An increase in anti-Asian discrimination and the March shootings in Atlanta have sparked outrage across Asian American and Pacific Islander communities, including here in Michigan. Now community members are saying it’s time to take action.
On a sunny chilly Saturday in March, hundreds of people gathered in front of the Spirit of Detroit statue to protest the recent rise of attacks on Asian Americans. It’s one of several rallies that took place in the wake of the March 16 shootings in Atlanta, when a gunman opened fire at several spas. Eight people were killed, including six women of Asian descent. The shootings brought discrimination against Asian Americans and Pacific Islanders to the forefront nationally. But for many in the AAPI community, it was a pivotal point after a year of physical and verbal attacks.
Since the novel coronavirus was discovered in Wuhan, China in late 2019, violence and anti-Asian rhetoric have escalated. It’s been further stoked by politicians, including former President Trump, who called COVID-19 the “Kung Flu” and the “China virus.”
Xiao Wu from Northville says the recent attacks are intolerable. Wu has lived in the U.S. for 30 years after immigrating from China.
“So that’s why the quiet, nice Asian people decide to march our streets, speak up, stand up for nonviolence, for our peaceful way to let our voice heard,” he says.
Asian Americans of all ages from Southeast Michigan expressed fear and dismay at the rally, but also the strength to fight back.
Gabriela Abrahamson from Clawson, whose mother is Vietnamese, says it’s time to stand up for family and friends who have been targeted by racism.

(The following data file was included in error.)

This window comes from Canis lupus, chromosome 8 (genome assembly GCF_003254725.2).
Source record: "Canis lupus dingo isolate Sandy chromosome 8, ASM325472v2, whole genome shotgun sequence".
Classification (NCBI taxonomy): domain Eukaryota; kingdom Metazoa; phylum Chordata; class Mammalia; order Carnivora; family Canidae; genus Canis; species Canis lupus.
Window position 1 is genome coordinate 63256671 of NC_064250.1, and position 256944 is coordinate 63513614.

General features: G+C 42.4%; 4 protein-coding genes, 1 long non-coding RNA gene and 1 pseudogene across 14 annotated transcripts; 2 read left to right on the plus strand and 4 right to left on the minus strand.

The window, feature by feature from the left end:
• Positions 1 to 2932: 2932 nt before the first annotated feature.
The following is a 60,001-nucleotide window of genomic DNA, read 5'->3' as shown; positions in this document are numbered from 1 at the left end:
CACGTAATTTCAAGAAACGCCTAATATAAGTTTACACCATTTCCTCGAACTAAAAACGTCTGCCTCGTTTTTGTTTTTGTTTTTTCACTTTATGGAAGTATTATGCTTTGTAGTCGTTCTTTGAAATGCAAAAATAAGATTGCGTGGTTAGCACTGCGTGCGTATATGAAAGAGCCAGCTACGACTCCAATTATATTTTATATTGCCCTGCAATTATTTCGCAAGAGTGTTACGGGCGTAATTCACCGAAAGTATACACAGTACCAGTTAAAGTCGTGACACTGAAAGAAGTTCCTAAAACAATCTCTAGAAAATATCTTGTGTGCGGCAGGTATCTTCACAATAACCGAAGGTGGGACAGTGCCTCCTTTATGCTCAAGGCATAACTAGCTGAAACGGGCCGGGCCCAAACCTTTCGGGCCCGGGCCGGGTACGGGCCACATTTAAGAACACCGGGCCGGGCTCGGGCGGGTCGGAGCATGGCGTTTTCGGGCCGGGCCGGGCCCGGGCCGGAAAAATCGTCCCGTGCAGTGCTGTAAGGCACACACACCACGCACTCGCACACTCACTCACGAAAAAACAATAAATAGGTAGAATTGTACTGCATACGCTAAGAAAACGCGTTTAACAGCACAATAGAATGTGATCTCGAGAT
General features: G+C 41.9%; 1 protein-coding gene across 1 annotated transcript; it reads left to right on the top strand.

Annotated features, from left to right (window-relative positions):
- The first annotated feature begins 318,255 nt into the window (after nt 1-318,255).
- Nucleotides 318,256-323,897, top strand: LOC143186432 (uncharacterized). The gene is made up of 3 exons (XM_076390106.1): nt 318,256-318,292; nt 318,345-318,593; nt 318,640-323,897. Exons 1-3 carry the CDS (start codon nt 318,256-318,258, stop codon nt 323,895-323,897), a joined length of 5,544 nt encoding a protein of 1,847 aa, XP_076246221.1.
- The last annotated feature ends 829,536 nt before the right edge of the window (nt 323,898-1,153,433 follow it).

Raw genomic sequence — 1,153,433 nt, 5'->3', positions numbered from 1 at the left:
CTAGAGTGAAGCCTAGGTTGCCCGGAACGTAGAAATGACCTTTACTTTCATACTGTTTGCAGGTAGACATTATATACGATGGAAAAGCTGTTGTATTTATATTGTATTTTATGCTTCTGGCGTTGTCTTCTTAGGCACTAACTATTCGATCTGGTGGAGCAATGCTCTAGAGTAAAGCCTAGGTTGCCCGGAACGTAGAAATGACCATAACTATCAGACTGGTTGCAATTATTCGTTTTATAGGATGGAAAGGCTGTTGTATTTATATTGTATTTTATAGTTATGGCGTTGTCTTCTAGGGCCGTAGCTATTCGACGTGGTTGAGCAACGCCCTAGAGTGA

“I feel like, especially with the younger generation we can do a lot to change what’s happening in the U.S., and a lot what’s happening around the world and especially in the time of quarantine and of COVID this is the time where we have to take a stand and do something about it,” says Abrahamson.
Misrepresented and forgotten
Anti-Asian racism is not new, but it has been not as visible due to a history of exclusion, assimilation, the model minority myth that pits Asians against other communities of color, and lack of teaching Asian American history in schools.
From the Page Act of 1875, which prevented Chinese women from immigrating to the U.S. to the internment of Japanese Americans during World War II, there is a long history of discrimination in the U.S. In Michigan, events like the 1982 beating death of Vincent Chin galvanized the Asian American community to fight for civil rights and visibility.
Annie Hamaty is a sophomore at MSU. She grew up as a Vietnamese adoptee in Hillsdale, Michigan, a predominately white small town. She now lives in East Lansing. Hamaty says Asian Americans have been misrepresented historically and forgotten as a minority because people don’t learn about the community’s history.